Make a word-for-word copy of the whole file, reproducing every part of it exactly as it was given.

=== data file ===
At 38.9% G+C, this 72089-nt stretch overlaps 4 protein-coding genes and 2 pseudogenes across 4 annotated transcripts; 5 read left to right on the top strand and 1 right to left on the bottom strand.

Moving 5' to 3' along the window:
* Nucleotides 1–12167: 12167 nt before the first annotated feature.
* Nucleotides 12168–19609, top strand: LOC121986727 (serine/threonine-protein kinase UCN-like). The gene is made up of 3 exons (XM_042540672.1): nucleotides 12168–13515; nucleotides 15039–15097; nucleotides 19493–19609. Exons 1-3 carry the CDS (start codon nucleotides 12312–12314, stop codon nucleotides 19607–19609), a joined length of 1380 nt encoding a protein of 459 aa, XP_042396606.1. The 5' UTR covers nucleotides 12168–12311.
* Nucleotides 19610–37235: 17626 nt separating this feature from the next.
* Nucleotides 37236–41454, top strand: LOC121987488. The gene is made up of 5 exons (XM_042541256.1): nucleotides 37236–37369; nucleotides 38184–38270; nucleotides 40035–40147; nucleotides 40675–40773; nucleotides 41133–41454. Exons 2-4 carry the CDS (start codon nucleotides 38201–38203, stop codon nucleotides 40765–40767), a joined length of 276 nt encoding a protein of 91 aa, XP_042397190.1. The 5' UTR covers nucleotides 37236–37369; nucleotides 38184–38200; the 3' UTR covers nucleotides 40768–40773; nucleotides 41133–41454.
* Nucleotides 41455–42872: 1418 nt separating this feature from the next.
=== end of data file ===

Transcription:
At 38.9% G+C, this 72089-nt stretch overlaps 4 protein-coding genes and 2 pseudogenes across 4 annotated transcripts; 5 read left to right on the top strand and 1 right to left on the bottom strand.

Moving 5' to 3' along the window:
* Nucleotides 1–12167: 12167 nt before the first annotated feature.
* Nucleotides 12168–19609, top strand: LOC121986727 (serine/threonine-protein kinase UCN-like). The gene is made up of 3 exons (XM_042540672.1): nucleotides 12168–13515; nucleotides 15039–15097; nucleotides 19493–19609. Exons 1-3 carry the CDS (start codon nucleotides 12312–12314, stop codon nucleotides 19607–19609), a joined length of 1380 nt encoding a protein of 459 aa, XP_042396606.1. The 5' UTR covers nucleotides 12168–12311.
* Nucleotides 19610–37235: 17626 nt separating this feature from the next.
* Nucleotides 37236–41454, top strand: LOC121987488. The gene is made up of 5 exons (XM_042541256.1): nucleotides 37236–37369; nucleotides 38184–38270; nucleotides 40035–40147; nucleotides 40675–40773; nucleotides 41133–41454. Exons 2-4 carry the CDS (start codon nucleotides 38201–38203, stop codon nucleotides 40765–40767), a joined length of 276 nt encoding a protein of 91 aa, XP_042397190.1. The 5' UTR covers nucleotides 37236–37369; nucleotides 38184–38200; the 3' UTR covers nucleotides 40768–40773; nucleotides 41133–41454.
* Nucleotides 41455–42872: 1418 nt separating this feature from the next.